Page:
Ironically, the federal, state, and local governments here have teamed up to save the black footed ferret from almost certain extinction, it's dependence on the p-dog colonies they regularly exterminate apparently notwithstanding.

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catspa_NoCA_Z9_Sunset14

texasranger, just to be clear, my top two suggestions to you were to look to see if there was a group in your area that does trap/neuter/return, not to personally pay for spaying or neutering. Around the SF Bay Area, we have numerous feral-cat groups that will do all the funding and all the work, plus we even have some county programs that will pay for spaying/neutering to mitigate feral cat problems. My last suggestion, do-it-yourself, would depend on how you felt about the overall situation and how motivated you were to follow that route.

Now knowing that you are not all that into cats, I wouldn't recommend it at all. I did it myself, in lieu of tying up resources of local rescue groups, because I could do it, could do it well, and, in the end, it only cost me the fees for three females, which solved the problem (much to my relief and overall improvement of life and local conditions).

Trap/neuter/return is NOT a way of showing "how humane we are" or being soft-hearted. It is actually a cold-hearted, calculating method based on ecological principles. The cats, once "fixed", are pretty much uncatchable for any other treatments and so usually die of treatable conditions, relatively young, and sometimes in prolonged and agonizing ways (personally and painfully witnessed by myself too many times; three times I was fortunate enough to catch the feral and shorten its suffering by taking it to be euthanized). Nature can, and will, take its course, using this method, and, as you note, it is often not pretty. What differentiates this method from "capture and kill" is that you don't leave a vacuum for new cats to fill (thus stabilizing the situation in your own neighborhood), plus the side-benefit of not killing a neighbor's pet (and maybe some little kid's beloved pet) by mistake. In other words, it is pragmatic and not particularly kind to the ferals.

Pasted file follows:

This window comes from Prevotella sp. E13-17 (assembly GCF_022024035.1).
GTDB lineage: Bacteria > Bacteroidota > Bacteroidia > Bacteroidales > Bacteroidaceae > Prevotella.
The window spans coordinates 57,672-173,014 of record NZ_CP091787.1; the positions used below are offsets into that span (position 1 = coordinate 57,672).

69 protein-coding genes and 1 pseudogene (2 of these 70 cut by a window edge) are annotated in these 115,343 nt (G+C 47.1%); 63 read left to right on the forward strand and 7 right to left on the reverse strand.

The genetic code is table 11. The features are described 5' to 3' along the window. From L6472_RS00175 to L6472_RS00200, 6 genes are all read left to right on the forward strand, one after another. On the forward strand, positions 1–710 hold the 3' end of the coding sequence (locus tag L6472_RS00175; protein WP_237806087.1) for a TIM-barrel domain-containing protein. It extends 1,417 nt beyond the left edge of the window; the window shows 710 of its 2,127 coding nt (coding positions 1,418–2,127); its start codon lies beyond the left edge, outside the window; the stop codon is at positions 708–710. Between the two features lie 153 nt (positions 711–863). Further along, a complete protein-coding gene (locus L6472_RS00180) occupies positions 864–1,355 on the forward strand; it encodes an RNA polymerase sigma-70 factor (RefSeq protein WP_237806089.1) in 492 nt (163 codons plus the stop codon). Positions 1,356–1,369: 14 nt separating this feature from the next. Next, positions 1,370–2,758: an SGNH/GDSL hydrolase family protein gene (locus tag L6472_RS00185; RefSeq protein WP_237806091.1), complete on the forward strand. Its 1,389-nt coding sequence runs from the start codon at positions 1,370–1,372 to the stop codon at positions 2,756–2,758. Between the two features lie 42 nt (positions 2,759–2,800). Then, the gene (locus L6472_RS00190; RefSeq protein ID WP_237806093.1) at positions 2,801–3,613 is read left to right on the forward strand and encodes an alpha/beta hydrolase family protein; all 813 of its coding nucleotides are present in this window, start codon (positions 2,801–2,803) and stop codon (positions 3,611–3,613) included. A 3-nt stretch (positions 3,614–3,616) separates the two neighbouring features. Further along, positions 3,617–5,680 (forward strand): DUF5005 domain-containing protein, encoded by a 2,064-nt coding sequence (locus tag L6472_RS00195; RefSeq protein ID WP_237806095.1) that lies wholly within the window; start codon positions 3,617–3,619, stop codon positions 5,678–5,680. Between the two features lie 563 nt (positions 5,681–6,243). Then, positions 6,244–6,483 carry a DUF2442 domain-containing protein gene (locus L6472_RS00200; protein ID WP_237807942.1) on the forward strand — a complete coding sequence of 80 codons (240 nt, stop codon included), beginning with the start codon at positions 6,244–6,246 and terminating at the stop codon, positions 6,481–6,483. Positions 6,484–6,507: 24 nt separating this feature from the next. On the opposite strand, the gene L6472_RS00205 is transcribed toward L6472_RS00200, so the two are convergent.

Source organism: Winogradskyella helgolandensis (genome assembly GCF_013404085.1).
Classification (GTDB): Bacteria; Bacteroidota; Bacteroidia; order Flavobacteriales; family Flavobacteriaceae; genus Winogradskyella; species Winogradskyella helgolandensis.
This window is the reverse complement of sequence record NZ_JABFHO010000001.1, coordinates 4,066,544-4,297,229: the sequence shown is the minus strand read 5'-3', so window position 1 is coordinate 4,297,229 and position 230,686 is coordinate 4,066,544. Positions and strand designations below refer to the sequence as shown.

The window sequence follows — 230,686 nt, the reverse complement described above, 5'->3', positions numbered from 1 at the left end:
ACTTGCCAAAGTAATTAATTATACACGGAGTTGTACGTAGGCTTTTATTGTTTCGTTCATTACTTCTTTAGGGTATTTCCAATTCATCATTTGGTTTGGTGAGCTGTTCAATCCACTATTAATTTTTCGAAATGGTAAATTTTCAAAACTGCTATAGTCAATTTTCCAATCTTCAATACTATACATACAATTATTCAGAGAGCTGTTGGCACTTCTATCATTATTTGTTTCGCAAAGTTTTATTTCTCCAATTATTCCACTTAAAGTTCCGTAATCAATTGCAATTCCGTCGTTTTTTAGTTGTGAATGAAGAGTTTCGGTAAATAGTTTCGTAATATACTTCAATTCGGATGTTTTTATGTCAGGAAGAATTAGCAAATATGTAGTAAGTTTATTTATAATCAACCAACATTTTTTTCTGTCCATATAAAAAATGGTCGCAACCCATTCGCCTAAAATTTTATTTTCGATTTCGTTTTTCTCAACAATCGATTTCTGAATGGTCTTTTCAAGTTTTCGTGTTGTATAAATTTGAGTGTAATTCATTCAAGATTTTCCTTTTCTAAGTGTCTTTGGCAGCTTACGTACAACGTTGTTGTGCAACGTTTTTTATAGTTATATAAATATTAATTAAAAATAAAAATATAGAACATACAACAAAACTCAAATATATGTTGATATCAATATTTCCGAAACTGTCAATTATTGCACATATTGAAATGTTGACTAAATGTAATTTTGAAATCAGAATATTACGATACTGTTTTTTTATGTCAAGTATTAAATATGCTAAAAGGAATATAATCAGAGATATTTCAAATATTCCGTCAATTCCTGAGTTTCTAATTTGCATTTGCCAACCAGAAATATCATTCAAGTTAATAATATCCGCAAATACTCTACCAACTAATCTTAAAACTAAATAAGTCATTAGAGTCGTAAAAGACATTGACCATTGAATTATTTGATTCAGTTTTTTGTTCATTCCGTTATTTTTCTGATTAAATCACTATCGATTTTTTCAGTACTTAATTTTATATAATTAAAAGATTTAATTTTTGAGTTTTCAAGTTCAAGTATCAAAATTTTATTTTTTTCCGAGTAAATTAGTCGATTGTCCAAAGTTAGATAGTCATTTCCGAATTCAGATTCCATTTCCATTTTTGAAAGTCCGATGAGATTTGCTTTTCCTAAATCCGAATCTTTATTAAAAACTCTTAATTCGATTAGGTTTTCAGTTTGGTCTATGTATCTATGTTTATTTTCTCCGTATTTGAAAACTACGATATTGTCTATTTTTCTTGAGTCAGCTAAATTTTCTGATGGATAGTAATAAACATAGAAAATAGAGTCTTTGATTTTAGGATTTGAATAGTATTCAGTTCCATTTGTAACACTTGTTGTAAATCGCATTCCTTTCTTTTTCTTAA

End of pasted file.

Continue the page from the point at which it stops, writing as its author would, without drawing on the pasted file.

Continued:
Despite being a hard-hearted ecologist (who can appreciate the value of top predators while knowing they don't mesh well with modern human populations), I also loathe avoidable cruelty on the part of humans, whether deliberate or arising from stupidity and/or ignorance, because, unlike the other animals, we have no excuse for that.

It is unfortunate that your city or town seems to have few quality-of-life codes, texasranger. Here, that neighbor could be issued citations that would get him motivated, or else, on everything from the cats to the deteriorating house (an inspector in our town would likely soon be knocking on his door for what you described) and trashy yard.

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catspa_NoCA_Z9_Sunset14

I agree with you both, texasranger and Zach; it's both ironic and incomprehensible, and tragic, what is happening to the prairie dog -- and straight under the eyes of U.S. Fish and Wildlife, too (who, in their defense, have been so badly defunded over the past 15 years that they can barely function). I also hunted, when young, but the mindless morons in this video seem to have no clue of the ethics I was taught about hunting.

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texasranger2

I learned some things and I thank you for what you wrote catspa, it was well thought out, backed up with personal experience & intelligent data by someone who obviously knows what they are talking about and I took it to be about suggesting choices out there, nothing else. I'm starting to suspect the choices differ from place to place but I imagine similar attitudes exist across the country.